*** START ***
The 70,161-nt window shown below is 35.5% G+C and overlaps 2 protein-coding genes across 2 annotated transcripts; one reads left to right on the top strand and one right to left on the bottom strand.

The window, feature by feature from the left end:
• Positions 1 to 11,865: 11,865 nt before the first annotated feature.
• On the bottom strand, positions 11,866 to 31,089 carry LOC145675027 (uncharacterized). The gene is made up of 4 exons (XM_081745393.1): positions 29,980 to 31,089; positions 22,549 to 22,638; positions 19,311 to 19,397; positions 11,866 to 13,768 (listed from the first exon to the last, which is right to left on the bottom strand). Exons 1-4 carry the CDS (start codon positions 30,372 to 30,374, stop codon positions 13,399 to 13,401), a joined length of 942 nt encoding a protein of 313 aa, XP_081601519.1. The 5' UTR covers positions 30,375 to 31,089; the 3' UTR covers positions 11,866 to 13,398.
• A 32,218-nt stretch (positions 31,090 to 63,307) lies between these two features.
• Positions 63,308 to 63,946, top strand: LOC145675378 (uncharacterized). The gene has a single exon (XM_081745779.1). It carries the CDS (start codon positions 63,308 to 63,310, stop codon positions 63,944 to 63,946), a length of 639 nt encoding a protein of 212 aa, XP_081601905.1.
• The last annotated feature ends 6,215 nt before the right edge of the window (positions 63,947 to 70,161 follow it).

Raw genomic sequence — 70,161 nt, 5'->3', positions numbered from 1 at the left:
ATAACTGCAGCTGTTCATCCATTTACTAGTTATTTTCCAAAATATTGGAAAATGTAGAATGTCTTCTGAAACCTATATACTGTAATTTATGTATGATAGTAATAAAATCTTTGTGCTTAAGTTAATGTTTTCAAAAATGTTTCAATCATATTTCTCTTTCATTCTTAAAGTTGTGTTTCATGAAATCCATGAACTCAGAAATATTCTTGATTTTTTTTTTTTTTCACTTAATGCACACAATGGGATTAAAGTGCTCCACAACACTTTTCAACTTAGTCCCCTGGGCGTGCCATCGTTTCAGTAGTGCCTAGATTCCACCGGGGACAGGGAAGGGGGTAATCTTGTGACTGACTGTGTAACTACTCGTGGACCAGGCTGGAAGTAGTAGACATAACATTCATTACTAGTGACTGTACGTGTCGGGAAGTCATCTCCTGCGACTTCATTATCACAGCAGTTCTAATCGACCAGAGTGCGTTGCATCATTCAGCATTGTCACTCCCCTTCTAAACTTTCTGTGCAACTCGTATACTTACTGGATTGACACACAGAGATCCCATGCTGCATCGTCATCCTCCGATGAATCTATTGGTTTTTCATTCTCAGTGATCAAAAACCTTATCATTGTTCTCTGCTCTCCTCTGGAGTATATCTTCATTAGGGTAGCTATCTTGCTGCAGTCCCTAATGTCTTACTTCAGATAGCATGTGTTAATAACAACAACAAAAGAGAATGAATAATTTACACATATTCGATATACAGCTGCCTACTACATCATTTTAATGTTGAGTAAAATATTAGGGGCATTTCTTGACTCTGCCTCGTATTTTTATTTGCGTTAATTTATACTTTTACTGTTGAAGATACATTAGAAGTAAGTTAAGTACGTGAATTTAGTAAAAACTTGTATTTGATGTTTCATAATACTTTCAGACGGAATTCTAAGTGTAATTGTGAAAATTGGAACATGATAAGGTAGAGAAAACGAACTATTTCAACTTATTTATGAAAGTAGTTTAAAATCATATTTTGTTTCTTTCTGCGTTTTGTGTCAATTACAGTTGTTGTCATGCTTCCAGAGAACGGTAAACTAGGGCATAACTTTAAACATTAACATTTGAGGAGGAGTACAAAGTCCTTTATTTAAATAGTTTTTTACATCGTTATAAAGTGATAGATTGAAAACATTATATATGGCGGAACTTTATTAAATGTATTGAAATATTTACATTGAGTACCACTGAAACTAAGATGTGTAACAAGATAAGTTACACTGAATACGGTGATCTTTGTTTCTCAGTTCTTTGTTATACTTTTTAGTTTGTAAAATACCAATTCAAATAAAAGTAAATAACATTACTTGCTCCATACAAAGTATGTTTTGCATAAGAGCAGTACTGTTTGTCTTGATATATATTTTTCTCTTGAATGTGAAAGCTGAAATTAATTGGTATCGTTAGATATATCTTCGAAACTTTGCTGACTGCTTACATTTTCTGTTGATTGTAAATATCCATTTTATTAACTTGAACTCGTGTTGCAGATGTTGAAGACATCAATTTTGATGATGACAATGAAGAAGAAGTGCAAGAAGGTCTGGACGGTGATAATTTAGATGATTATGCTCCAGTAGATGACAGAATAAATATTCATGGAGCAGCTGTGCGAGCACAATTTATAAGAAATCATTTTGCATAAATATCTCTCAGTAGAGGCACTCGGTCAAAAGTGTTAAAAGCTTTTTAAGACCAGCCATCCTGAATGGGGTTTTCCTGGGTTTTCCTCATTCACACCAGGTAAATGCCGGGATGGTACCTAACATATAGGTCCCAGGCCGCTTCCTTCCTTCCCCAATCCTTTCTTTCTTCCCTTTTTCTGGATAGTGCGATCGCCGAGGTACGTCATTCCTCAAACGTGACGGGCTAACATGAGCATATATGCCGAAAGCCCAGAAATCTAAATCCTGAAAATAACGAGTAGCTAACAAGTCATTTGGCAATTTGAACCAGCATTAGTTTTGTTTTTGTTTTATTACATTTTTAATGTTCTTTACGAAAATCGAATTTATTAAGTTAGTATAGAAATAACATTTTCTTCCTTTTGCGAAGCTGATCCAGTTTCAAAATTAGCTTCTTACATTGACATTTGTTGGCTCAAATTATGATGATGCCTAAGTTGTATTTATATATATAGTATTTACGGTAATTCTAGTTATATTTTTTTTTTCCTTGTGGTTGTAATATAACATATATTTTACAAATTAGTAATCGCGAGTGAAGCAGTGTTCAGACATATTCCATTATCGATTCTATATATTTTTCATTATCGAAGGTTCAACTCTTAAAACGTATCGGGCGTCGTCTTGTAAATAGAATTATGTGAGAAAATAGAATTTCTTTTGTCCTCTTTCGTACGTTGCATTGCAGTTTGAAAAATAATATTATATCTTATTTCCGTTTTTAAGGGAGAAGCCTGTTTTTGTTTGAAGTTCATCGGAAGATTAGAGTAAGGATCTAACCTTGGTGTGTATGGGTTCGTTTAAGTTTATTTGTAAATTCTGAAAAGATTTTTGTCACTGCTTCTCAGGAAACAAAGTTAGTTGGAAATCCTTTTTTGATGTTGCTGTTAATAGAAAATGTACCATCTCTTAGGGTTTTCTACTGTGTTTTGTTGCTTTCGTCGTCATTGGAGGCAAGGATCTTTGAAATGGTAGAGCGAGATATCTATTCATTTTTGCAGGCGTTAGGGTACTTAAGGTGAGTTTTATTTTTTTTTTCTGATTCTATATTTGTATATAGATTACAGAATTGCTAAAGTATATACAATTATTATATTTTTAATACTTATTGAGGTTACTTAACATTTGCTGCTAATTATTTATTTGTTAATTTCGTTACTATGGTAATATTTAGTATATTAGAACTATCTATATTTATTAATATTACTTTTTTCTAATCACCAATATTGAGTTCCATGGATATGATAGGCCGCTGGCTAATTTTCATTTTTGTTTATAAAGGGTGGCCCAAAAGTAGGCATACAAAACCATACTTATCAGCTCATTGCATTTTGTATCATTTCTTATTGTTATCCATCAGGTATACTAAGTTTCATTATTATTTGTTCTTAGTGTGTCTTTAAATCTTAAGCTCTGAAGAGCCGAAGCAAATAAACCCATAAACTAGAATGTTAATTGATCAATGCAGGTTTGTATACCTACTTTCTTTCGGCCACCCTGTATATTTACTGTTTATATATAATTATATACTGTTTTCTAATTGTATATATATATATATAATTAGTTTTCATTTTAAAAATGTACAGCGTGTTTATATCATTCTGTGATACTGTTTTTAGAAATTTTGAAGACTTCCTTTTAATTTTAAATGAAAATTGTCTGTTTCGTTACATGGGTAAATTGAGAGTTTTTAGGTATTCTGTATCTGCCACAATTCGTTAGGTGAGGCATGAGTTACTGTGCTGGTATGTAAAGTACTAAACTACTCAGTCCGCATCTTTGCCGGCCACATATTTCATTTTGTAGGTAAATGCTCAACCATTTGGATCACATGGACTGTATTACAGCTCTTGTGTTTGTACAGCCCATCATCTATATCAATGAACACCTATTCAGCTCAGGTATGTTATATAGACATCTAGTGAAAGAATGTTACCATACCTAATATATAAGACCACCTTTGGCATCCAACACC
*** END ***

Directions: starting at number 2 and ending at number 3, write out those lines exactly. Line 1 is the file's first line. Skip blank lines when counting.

The window, feature by feature from the left end:
• Positions 1 to 11,865: 11,865 nt before the first annotated feature.